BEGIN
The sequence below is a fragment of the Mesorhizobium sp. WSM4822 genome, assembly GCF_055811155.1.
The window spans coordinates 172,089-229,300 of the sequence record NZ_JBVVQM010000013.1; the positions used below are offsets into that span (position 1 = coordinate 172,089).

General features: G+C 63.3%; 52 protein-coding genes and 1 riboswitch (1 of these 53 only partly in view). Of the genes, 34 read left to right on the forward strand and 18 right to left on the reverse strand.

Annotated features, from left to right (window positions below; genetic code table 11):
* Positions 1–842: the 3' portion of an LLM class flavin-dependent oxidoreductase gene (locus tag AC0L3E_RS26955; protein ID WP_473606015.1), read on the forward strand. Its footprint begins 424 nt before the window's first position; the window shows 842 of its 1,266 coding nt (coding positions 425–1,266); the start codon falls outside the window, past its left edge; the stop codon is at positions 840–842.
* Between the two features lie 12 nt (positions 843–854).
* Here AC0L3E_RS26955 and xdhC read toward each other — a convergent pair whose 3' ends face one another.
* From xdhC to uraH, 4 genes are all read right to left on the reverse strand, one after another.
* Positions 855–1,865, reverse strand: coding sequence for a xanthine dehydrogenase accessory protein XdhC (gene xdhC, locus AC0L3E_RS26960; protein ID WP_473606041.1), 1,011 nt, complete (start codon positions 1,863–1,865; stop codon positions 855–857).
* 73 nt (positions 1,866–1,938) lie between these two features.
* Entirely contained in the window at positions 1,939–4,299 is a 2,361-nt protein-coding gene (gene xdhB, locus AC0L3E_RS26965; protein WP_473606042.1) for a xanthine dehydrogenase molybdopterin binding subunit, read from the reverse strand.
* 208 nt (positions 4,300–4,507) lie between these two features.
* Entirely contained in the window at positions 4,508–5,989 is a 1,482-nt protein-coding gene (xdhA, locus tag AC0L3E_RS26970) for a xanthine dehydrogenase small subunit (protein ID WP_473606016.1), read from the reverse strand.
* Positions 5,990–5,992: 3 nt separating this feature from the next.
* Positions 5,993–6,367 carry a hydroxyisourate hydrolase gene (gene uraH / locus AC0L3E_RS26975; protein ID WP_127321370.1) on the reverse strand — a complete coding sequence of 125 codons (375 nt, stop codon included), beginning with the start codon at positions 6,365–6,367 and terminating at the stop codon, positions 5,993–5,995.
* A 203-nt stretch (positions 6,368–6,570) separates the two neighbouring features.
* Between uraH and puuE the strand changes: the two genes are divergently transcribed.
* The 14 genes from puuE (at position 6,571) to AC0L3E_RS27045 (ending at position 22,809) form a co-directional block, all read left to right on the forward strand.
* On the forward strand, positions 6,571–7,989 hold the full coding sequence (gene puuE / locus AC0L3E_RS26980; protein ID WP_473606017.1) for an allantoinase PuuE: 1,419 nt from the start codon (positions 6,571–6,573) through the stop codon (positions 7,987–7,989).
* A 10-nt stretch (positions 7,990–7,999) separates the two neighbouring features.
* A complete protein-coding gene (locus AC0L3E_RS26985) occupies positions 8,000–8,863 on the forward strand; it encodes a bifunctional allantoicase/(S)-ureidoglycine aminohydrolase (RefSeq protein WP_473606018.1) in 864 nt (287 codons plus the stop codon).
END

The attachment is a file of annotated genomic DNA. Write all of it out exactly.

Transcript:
The sequence below is a fragment of the Mesorhizobium sp. WSM4822 genome, assembly GCF_055811155.1.
The window spans coordinates 172,089-229,300 of the sequence record NZ_JBVVQM010000013.1; the positions used below are offsets into that span (position 1 = coordinate 172,089).

General features: G+C 63.3%; 52 protein-coding genes and 1 riboswitch (1 of these 53 only partly in view). Of the genes, 34 read left to right on the forward strand and 18 right to left on the reverse strand.

Annotated features, from left to right (window positions below; genetic code table 11):
* Positions 1–842: the 3' portion of an LLM class flavin-dependent oxidoreductase gene (locus tag AC0L3E_RS26955; protein ID WP_473606015.1), read on the forward strand. Its footprint begins 424 nt before the window's first position; the window shows 842 of its 1,266 coding nt (coding positions 425–1,266); the start codon falls outside the window, past its left edge; the stop codon is at positions 840–842.
* Between the two features lie 12 nt (positions 843–854).
* Here AC0L3E_RS26955 and xdhC read toward each other — a convergent pair whose 3' ends face one another.
* From xdhC to uraH, 4 genes are all read right to left on the reverse strand, one after another.
* Positions 855–1,865, reverse strand: coding sequence for a xanthine dehydrogenase accessory protein XdhC (gene xdhC, locus AC0L3E_RS26960; protein ID WP_473606041.1), 1,011 nt, complete (start codon positions 1,863–1,865; stop codon positions 855–857).
* 73 nt (positions 1,866–1,938) lie between these two features.
* Entirely contained in the window at positions 1,939–4,299 is a 2,361-nt protein-coding gene (gene xdhB, locus AC0L3E_RS26965; protein WP_473606042.1) for a xanthine dehydrogenase molybdopterin binding subunit, read from the reverse strand.
* 208 nt (positions 4,300–4,507) lie between these two features.
* Entirely contained in the window at positions 4,508–5,989 is a 1,482-nt protein-coding gene (xdhA, locus tag AC0L3E_RS26970) for a xanthine dehydrogenase small subunit (protein ID WP_473606016.1), read from the reverse strand.
* Positions 5,990–5,992: 3 nt separating this feature from the next.
* Positions 5,993–6,367 carry a hydroxyisourate hydrolase gene (gene uraH / locus AC0L3E_RS26975; protein ID WP_127321370.1) on the reverse strand — a complete coding sequence of 125 codons (375 nt, stop codon included), beginning with the start codon at positions 6,365–6,367 and terminating at the stop codon, positions 5,993–5,995.
* A 203-nt stretch (positions 6,368–6,570) separates the two neighbouring features.
* Between uraH and puuE the strand changes: the two genes are divergently transcribed.
* The 14 genes from puuE (at position 6,571) to AC0L3E_RS27045 (ending at position 22,809) form a co-directional block, all read left to right on the forward strand.
* On the forward strand, positions 6,571–7,989 hold the full coding sequence (gene puuE / locus AC0L3E_RS26980; protein ID WP_473606017.1) for an allantoinase PuuE: 1,419 nt from the start codon (positions 6,571–6,573) through the stop codon (positions 7,987–7,989).
* A 10-nt stretch (positions 7,990–7,999) separates the two neighbouring features.
* A complete protein-coding gene (locus AC0L3E_RS26985) occupies positions 8,000–8,863 on the forward strand; it encodes a bifunctional allantoicase/(S)-ureidoglycine aminohydrolase (RefSeq protein WP_473606018.1) in 864 nt (287 codons plus the stop codon).